All small business owners knows that a day will come when they are ready to retire or move away from running the business full-time. However, that doesn’t mean you want your business to retire with you, particularly after you’ve put so much energy into making it a success. If you want to make sure your business continues to grow even when you step away from the day-to-day grind, here’s how to identify and train someone who you believe will be a competent successor.
1. Consider family. If there is someone in your family who you’d like to take over your business, have a conversation with them early on to make sure it’s something they even want to do. If they are interested but are not currently working with you, make them a part of the business as soon as possible so they can start learning the ropes from the ground up. However, all people aren’t cut out to run a business so it’s crucial that you be honest with yourself about whether that person would do an adequate job if you truly want what’s best for your business. But if you bring this person into the fold soon enough, you can make sure they get adequate training to be as ready for the new role as possible.
2. Create an evaluation strategy. If you don’t know who would be the best person to take over, come up with a list of criteria that will help you make that choice. You want your business to succeed even after you’re gone so this evaluation period will be one of the most important personnel decisions you’ve ever made. By coming up with a list of the qualities that are important to ensuring the business’ success, you can narrow down your list of candidates to a few high performers objectively, rather than merely considering people who you feel personally attached to.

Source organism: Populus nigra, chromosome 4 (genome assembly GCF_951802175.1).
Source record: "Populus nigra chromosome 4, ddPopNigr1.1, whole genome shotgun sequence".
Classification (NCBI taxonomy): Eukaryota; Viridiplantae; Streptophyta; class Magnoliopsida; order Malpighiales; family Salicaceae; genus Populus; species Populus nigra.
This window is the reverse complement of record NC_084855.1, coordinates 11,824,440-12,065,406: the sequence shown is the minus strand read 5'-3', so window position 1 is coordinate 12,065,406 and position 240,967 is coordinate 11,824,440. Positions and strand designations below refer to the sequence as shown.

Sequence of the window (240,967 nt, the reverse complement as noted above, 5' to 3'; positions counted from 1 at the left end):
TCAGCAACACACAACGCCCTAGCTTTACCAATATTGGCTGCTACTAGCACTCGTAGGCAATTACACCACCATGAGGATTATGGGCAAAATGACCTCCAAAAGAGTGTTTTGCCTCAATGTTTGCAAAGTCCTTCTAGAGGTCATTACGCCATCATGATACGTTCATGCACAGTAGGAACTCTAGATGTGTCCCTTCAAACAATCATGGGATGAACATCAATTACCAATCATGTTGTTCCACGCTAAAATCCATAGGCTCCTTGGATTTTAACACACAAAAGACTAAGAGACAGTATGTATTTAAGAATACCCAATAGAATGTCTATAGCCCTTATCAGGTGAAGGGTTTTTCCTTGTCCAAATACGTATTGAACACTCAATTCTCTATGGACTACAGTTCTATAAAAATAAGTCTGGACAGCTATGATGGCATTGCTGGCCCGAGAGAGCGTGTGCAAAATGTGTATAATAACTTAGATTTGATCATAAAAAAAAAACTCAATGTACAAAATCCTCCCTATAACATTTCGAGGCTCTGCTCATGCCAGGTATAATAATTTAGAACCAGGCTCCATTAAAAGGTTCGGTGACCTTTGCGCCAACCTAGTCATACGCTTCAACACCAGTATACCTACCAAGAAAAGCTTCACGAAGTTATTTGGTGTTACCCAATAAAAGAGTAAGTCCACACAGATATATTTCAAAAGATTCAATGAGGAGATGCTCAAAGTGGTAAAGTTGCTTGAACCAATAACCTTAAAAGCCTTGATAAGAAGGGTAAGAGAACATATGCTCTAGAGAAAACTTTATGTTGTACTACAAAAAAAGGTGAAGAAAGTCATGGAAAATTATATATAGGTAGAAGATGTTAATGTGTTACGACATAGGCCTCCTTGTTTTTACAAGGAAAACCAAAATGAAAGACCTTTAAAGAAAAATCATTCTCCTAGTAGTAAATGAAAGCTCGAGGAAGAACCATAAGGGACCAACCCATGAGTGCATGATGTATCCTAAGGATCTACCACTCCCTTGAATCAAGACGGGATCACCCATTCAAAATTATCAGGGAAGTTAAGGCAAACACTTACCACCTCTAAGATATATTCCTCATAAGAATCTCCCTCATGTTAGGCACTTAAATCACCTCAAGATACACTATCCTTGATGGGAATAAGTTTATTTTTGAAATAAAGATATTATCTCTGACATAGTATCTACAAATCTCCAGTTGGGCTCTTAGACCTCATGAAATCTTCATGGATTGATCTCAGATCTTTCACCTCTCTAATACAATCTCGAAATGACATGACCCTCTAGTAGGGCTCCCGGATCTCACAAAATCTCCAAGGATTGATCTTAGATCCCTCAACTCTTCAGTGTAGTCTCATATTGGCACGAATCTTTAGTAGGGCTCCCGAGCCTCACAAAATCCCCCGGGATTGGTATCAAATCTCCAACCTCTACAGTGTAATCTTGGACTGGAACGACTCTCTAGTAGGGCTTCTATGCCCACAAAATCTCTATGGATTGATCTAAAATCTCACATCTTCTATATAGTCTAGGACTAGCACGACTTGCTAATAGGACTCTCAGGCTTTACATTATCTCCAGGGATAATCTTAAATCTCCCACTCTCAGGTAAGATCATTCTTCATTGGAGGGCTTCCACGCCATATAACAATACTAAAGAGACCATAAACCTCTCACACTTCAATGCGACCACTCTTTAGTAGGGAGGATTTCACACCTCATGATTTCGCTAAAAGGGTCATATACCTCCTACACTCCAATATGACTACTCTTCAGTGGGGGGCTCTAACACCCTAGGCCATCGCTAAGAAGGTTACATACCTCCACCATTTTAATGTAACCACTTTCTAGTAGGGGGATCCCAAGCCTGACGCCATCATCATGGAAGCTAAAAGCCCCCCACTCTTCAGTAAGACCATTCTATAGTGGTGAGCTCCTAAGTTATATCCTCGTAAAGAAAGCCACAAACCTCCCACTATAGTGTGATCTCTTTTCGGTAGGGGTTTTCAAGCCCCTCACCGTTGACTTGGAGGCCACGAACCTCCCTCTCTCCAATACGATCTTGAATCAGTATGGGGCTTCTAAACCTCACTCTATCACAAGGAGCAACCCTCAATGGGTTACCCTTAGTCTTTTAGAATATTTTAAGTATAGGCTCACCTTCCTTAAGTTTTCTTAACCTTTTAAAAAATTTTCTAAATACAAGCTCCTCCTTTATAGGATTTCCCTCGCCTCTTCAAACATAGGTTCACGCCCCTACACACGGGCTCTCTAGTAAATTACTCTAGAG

3. Consult with top clients. While you don’t have to tell your clients that you’re working on a succession plan, you can ask them how they feel about various employees in your organization. If you put your business in the hands of someone disliked by your biggest customers, they may look to one of your competitors once you’ve left your day-to-day role, making it more difficult for the business to survive the transition.
4. Find out top candidates’ intentions. Talk to your top contenders to find out whether they are committed to your company for the long haul. Also find out if they have aspirations to run a company of their own since some people would prefer not to have a job that requires so much commitment. Through such conversations, you’ll not only learn key information that can help you make a decision, but you may realize that some of your employees may be better suited to take on other roles in your business.
5. Fill the successor in on your plans. Once you’ve made your choice, let that person know exactly what you have in mind. That gives that person a chance to develop a sense of ownership in the company and ensures that he or she doesn’t look for better opportunities elsewhere.
6. Announce a succession timeframe. So that everyone in the organization is on the same page, announce the plans for succession prior to the time that you’re actually ready to retire. If everyone knows your successor will take over, say, a year from today, there’s time for other key employees to adjust to working closely with this person, and it gives you time to make this person familiar to key customers, clients and partners. During this time, gradually hand off more responsibilities to your successor so when your retirement actually comes, the successor will already be running the business.
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